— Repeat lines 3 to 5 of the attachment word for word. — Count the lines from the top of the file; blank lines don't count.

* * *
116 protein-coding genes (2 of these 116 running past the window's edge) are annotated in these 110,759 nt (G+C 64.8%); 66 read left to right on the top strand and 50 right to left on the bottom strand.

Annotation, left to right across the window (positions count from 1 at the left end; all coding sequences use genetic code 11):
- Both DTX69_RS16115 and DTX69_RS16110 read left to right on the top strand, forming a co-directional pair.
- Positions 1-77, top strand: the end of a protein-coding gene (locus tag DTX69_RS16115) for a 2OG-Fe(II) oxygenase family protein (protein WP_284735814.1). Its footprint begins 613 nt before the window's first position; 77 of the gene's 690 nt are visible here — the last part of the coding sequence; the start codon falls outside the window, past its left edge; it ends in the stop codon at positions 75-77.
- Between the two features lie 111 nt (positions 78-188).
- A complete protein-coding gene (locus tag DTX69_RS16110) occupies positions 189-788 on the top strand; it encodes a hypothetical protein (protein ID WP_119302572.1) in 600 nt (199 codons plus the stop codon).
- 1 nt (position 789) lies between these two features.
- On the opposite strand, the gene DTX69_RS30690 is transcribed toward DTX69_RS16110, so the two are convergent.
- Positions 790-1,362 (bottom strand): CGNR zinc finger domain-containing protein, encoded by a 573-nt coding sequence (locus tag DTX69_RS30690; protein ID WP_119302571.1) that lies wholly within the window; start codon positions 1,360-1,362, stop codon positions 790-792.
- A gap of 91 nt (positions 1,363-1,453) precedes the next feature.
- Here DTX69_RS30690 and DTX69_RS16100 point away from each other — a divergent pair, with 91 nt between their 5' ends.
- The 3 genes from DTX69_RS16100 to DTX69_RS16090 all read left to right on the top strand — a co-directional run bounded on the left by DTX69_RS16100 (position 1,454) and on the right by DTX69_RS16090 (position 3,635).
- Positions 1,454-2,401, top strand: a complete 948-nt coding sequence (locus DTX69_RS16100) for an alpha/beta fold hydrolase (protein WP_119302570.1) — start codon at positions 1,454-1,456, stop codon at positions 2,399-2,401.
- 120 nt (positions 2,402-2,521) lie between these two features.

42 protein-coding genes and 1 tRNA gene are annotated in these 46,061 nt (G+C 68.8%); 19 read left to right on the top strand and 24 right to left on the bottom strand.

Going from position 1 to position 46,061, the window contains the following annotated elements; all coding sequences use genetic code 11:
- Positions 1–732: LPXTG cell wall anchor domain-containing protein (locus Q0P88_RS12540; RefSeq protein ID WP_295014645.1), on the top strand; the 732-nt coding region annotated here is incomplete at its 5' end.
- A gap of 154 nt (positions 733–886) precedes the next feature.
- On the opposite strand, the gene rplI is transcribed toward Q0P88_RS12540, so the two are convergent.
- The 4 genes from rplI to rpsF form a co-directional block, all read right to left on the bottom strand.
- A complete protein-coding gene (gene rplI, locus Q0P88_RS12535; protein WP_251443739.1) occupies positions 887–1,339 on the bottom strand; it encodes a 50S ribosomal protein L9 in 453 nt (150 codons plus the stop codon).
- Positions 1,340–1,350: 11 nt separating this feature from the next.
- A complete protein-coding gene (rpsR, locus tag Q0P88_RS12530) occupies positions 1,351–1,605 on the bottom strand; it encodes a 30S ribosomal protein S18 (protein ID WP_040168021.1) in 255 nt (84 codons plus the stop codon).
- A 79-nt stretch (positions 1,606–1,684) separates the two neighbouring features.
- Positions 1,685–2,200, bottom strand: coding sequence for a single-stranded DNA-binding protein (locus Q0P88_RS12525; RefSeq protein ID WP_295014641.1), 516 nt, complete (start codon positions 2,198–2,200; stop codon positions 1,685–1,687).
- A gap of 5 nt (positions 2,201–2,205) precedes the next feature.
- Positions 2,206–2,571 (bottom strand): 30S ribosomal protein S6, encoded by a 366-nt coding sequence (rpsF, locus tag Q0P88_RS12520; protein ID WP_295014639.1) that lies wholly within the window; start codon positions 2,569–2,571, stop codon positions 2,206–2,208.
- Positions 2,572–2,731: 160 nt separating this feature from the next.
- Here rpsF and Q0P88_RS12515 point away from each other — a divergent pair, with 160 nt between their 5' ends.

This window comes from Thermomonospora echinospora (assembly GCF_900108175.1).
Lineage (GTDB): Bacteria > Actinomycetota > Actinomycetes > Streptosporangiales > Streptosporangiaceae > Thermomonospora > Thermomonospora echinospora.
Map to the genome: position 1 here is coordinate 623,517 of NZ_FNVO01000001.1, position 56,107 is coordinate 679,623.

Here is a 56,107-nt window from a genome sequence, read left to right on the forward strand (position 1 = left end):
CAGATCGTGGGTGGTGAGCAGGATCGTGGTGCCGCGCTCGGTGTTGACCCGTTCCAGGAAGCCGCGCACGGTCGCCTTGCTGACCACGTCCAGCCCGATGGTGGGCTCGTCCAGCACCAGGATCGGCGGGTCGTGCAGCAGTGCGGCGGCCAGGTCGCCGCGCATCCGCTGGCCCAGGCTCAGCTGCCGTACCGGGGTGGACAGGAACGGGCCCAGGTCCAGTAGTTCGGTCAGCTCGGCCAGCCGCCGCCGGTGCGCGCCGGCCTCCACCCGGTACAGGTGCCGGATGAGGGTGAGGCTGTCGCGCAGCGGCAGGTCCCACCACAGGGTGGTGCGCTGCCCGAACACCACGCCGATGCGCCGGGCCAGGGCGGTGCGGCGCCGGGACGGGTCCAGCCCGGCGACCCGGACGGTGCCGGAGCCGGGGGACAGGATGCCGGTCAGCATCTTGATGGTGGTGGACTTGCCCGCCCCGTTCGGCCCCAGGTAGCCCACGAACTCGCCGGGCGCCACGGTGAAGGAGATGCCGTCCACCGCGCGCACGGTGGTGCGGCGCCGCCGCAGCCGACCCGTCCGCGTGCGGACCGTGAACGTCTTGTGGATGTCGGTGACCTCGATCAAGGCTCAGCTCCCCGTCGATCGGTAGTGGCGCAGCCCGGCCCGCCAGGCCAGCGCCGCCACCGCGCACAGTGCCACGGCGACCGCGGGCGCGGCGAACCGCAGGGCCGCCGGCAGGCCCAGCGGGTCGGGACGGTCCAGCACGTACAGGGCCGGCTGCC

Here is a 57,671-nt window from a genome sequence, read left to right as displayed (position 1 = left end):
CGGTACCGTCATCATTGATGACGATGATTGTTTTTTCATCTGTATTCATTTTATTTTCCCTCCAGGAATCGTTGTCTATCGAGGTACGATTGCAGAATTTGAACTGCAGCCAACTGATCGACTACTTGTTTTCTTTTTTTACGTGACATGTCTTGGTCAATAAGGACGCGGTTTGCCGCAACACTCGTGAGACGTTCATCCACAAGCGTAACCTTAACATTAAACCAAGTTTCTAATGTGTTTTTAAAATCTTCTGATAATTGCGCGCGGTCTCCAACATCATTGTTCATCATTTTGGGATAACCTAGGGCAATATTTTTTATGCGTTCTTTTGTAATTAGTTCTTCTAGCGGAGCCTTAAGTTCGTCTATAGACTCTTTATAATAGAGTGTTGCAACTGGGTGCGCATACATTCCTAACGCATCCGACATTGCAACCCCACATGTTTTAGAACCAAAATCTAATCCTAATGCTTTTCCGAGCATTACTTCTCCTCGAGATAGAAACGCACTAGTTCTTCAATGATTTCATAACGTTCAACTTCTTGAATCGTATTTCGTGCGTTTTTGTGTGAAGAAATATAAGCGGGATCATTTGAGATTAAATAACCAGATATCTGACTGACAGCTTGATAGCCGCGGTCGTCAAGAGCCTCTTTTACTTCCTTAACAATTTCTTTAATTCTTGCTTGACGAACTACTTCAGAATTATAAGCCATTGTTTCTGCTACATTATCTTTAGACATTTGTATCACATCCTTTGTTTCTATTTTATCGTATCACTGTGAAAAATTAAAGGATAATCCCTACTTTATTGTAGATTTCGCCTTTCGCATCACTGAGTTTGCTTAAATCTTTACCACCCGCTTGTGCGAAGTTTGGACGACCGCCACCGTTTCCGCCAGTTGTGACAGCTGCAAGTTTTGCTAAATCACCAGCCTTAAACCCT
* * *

- Both DTX69_RS16115 and DTX69_RS16110 read left to right on the top strand, forming a co-directional pair.
- Positions 1-77, top strand: the end of a protein-coding gene (locus tag DTX69_RS16115) for a 2OG-Fe(II) oxygenase family protein (protein WP_284735814.1). Its footprint begins 613 nt before the window's first position; 77 of the gene's 690 nt are visible here — the last part of the coding sequence; the start codon falls outside the window, past its left edge; it ends in the stop codon at positions 75-77.
- Between the two features lie 111 nt (positions 78-188).